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Managing land for the common good 
– a U.K. perspective 
Gestione sostenibile dei beni comuni e 
rigenerazione territorial...
Agenda 
• UK context 
• Shared Assets – about our approach 
– Social enterprise management 
– Commons governance 
– Creati...
Introductions
Shared Assets 
We support community management of woodlands, 
waterways, green spaces and coastal areas. 
We help landowne...
UK context: political & financial 
• Smaller government 
• Austerity 
• Selling of public assets (buildings & land) 
• Loc...
UK context: demand 
• Increasing demand for land 
• Groups and use of land often informal 
• A range: 
– Traditional “frie...
Shared Assets approach
Social enterprise management
Commons-based governance
Commons based governance 
Commons = resource + community + social rules 
• Clearly defined boundaries 
• Rules adapted to ...
Creative engagement
Creative engagement
Opportunities 
Under managed liabilities Productive assets 
Employment 
Training 
Improved environment 
Reinvestment 
Rene...
Challenges 
Contested spaces 
Privatisation of public assets 
Commercialisation of nature 
Creating successful business mo...
Examples & Case Studies 
• Woodland management 
• Food and farming 
• Parks and open spaces
Woodland management 
• Woodland is largest single state-owned landholding 
• Managed by the Forestry Commission 
• In Engl...
Woodland management 
• 2010 
Government attempted to sell of a large part of the 
public forest estate
Woodland social enterprise 
• 60 woodland social enterprises in England (2013) 
• 41 (68%) formed since 2010 
• Small orga...
Hill Holt Wood, Newark 
• 2 sites (30 ha) / 20 staff 
• Owned by the organisation 
• €1.2M / year turnover 
• Services: 
–...
Chiltern Rangers, High Wycombe 
• 14 sites (3-16 ha) / 2 staff 
• Owned by the local authority 
• Organisation ‘spun out’ ...
Food and farming 
• Community food sector in the UK has a combined 
annual turnover of > €90M (2012 research) 
– Mainly fr...
Organic Lea, London 
• Started as an allotment site and 
market stall in 2001 
• Cropshare scheme enables growers 
to sell...
Bosavern Farm, Cornwall 
• 13 ha farm / 2 staff 
• Purchased in 2014 from local 
authority 
• Sell produce 
• Hold communi...
Ecological Land Coop 
• Purchase agricultural land 
• Secure planning permission 
• Sell sites to sustainable growers 
• C...
Parks and public open spaces 
• Under investment and decline in parks 1980s & 90s 
• Investment of €840M from 2000-10 – ma...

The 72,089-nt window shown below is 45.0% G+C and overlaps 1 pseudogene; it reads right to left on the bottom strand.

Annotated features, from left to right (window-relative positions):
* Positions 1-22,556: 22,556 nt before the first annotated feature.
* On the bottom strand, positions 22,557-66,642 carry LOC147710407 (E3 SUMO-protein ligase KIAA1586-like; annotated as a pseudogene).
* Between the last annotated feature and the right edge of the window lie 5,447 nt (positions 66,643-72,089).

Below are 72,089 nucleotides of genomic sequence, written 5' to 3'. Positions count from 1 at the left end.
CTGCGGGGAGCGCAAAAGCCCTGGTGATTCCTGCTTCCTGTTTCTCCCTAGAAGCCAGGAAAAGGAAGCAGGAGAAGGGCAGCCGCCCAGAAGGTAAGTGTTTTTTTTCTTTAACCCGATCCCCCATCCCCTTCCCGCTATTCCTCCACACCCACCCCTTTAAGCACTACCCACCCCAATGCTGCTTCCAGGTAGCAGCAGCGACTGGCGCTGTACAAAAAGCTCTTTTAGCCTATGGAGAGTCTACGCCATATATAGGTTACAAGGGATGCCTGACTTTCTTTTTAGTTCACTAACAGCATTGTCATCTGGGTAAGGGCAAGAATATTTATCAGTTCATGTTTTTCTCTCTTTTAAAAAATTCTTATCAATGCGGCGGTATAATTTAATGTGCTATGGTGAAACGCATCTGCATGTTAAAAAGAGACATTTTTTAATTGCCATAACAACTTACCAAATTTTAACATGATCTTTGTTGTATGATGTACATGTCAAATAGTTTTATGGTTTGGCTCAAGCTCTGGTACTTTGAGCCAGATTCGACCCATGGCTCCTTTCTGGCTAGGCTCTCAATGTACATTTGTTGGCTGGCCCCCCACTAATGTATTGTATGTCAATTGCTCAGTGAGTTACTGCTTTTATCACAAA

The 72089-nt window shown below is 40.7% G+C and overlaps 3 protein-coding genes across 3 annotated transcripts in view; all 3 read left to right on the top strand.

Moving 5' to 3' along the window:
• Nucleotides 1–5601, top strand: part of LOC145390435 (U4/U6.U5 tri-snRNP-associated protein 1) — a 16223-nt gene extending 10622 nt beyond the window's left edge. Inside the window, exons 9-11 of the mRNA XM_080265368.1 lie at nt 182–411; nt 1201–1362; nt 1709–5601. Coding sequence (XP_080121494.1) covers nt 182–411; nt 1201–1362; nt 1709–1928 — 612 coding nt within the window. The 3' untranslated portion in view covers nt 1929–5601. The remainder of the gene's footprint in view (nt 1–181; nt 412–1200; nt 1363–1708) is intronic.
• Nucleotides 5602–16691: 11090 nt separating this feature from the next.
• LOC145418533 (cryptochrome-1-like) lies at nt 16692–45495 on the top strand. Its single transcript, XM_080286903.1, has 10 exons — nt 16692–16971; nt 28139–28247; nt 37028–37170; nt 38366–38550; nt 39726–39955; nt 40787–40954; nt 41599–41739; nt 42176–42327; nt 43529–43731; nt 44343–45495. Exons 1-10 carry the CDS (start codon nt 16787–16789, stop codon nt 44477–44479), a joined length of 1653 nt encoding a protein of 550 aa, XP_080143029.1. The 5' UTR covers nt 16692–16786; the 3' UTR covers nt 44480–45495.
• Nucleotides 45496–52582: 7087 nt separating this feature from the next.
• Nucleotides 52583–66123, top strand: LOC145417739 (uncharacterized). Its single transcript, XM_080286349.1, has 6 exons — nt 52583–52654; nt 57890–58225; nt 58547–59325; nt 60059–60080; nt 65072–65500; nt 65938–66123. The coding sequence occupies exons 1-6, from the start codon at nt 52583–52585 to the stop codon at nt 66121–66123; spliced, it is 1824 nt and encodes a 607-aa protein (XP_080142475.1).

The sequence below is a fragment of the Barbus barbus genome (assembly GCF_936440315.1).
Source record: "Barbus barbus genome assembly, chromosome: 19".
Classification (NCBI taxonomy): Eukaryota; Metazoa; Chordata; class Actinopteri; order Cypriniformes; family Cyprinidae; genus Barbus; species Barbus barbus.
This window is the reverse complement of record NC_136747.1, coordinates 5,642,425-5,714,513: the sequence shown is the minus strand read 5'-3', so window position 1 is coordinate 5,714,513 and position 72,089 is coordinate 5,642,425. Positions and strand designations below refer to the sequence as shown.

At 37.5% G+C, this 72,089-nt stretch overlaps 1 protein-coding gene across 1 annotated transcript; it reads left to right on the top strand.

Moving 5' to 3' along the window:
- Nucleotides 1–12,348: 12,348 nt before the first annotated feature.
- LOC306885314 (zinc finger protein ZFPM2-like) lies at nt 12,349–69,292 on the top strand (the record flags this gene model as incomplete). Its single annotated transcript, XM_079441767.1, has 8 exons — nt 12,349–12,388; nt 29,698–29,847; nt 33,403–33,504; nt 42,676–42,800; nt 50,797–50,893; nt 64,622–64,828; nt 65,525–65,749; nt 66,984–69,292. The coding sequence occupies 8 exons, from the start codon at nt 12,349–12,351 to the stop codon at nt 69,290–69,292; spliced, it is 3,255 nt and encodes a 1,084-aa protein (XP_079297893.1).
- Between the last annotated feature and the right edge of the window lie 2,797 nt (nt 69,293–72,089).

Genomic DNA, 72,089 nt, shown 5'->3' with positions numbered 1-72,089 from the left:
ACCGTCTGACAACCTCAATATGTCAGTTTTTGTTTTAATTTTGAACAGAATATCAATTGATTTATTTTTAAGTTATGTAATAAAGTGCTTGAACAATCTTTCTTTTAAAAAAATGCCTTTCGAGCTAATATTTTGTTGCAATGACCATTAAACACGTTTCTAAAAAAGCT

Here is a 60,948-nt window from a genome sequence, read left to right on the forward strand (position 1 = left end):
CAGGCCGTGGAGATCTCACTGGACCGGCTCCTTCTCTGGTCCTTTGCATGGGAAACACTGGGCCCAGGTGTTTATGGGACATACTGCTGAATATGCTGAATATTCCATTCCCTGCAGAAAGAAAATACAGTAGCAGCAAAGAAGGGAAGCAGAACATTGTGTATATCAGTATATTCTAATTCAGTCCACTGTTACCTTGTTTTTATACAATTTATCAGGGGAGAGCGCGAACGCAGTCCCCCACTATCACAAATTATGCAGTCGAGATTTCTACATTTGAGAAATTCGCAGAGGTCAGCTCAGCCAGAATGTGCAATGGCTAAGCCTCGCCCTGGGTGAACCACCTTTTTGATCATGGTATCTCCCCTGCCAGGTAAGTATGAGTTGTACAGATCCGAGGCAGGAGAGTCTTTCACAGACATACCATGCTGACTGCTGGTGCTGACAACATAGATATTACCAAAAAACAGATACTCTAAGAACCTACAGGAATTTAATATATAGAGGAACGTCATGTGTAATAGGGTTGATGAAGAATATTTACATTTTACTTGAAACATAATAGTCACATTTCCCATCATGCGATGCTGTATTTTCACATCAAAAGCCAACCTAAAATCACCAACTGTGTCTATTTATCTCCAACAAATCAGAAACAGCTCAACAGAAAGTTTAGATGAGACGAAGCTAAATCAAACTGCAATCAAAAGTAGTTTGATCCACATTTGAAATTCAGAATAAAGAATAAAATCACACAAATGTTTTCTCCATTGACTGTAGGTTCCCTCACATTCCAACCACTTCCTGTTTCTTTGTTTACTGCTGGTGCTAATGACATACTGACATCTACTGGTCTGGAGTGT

Heeley Park, Sheffield 
• Community organisation 
established in 1996 to create new 
public park on derelict land 
• 3.5 h...
Bloomsbury, London 
• 9 squares in central London 
• Managed by local authority 
• Cost of maintenance €550,000 / year 
• ...
Kirklees, Yorkshire 
• New developments create new 
open spaces 
• Either: 
- developers provide one-off payment 
to Counc...
Mile End Park, London 
• Regenerated area of East 
London 
• Income earning assets built into 
the park 
• Generates 50% o...
Business models 
Capital / set up 
•Grants 
•Crowdfunding 
•Community Shares 
•Membership / subscriptions 
•Loans (commerc...
Business models 
Revenue / day to day 
•Community supported / cropshares 
•Sale of goods 
•Sale of services 
– Health / Ed...
Business models 
Reducing costs 
•Volunteers – community and corporate 
•Reducing costs of land / housing 
•Cooperative / ...
• Local context 
– What is different? 
– What is the same?
• Existing activity 
– What is already happening? 
– Who, what, where?
• What are the local opportunities for the 
development of land based social enterprise? 
• What are the challenges / barr...
• What actions are needed to enable something 
to develop? 
– Short, medium & long term?
• What resources are available? 
– People, money, skills & knowledge, land
Contact 
Mark Walton 
mark@sharedassets.org.uk 
@shared_assets 
www.sharedassets.org.uk
T213 walton managing land for common good   testimonianza 15-11-2014
T213 walton managing land for common good   testimonianza 15-11-2014
T213 walton managing land for common good   testimonianza 15-11-2014
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T213 walton managing land for common good testimonianza 15-11-2014

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T213 walton managing land for common good testimonianza 15-11-2014

  1. 1. Managing land for the common good – a U.K. perspective Gestione sostenibile dei beni comuni e rigenerazione territoriale - esperienze nel Regno Unito Mark Walton November / Novembre 2014
  2. 2. Agenda • UK context • Shared Assets – about our approach – Social enterprise management – Commons governance – Creative engagement • Examples & case studies – Woodland / Farming / Public open space • Business models – Capital / Revenue
  3. 3. Introductions
  4. 4. Shared Assets We support community management of woodlands, waterways, green spaces and coastal areas. We help landowners and community enterprises work together to transform under managed land into productive community spaces.
  5. 5. UK context: political & financial • Smaller government • Austerity • Selling of public assets (buildings & land) • Localism • Devolution • Community rights – Community Right to Bid – Community Right to Challenge – Neighbourhood Planning
  6. 6. UK context: demand • Increasing demand for land • Groups and use of land often informal • A range: – Traditional “friends of groups” – Enterprising, values-driven groups – People wanting to meet their own needs – Unorthodox groups • Alternative currencies • Cooperative and ‘commons’ approaches
  7. 7. Shared Assets approach
  8. 8. Social enterprise management
  9. 9. Commons-based governance
  10. 10. Commons based governance Commons = resource + community + social rules • Clearly defined boundaries • Rules adapted to local conditions • Those using the resource participate in decision-making • Effective, accountable • Sanctions for those who violate community rules • Cheap and easy to access conflict resolution